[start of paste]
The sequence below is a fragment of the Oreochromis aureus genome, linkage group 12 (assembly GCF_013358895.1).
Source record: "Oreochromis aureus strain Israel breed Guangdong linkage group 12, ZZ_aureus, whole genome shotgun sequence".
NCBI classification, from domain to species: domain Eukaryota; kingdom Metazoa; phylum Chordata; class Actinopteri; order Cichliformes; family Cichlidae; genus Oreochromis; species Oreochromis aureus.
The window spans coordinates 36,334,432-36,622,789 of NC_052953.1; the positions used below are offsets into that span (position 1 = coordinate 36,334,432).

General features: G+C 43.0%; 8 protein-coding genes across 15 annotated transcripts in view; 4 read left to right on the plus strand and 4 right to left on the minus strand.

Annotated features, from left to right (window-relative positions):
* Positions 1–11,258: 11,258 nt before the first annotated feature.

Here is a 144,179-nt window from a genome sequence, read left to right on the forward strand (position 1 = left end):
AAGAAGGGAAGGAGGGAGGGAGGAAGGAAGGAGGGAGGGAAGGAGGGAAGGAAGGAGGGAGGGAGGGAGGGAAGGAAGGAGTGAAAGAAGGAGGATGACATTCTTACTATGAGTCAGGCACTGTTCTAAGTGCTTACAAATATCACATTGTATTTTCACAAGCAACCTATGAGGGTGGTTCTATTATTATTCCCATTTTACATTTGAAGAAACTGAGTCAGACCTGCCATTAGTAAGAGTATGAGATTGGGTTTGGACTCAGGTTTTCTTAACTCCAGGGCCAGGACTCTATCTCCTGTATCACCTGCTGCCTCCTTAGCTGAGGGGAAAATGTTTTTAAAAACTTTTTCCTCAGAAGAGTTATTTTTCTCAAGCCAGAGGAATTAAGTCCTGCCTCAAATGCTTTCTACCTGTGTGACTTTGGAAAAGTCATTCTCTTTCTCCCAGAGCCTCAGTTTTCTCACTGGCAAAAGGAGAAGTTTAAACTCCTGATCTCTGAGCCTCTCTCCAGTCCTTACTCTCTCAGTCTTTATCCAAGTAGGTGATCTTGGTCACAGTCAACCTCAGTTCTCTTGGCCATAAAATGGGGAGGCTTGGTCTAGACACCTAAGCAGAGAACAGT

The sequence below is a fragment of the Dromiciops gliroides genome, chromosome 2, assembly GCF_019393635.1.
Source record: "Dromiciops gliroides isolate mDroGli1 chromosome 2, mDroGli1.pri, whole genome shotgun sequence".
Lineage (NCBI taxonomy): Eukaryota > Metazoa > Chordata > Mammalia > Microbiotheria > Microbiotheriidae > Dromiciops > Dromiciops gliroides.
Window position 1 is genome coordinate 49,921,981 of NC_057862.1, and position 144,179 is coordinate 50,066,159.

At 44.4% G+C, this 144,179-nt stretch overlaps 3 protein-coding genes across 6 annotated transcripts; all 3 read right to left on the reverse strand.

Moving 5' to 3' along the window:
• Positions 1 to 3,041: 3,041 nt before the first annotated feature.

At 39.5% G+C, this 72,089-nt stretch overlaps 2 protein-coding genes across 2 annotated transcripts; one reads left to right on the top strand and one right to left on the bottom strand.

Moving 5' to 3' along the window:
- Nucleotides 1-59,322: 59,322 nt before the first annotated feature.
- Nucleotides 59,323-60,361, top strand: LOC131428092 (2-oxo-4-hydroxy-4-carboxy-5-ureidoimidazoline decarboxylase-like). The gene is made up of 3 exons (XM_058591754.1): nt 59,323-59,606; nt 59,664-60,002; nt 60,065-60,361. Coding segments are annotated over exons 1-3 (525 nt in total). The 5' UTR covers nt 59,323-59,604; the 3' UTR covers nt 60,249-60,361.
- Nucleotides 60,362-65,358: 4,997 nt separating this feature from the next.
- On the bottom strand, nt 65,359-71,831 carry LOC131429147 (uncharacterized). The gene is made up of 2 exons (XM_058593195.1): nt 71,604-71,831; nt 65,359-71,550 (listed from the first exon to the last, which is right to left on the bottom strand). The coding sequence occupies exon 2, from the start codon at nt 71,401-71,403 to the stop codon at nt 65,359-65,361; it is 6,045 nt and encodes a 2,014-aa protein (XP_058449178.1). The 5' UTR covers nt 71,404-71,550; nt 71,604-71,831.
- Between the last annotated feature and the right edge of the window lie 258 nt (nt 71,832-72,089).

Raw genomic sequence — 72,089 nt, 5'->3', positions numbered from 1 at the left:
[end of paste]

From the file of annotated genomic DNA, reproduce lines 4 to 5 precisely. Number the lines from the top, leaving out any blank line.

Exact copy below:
The window spans coordinates 36,334,432-36,622,789 of NC_052953.1; the positions used below are offsets into that span (position 1 = coordinate 36,334,432).

General features: G+C 43.0%; 8 protein-coding genes across 15 annotated transcripts in view; 4 read left to right on the plus strand and 4 right to left on the minus strand.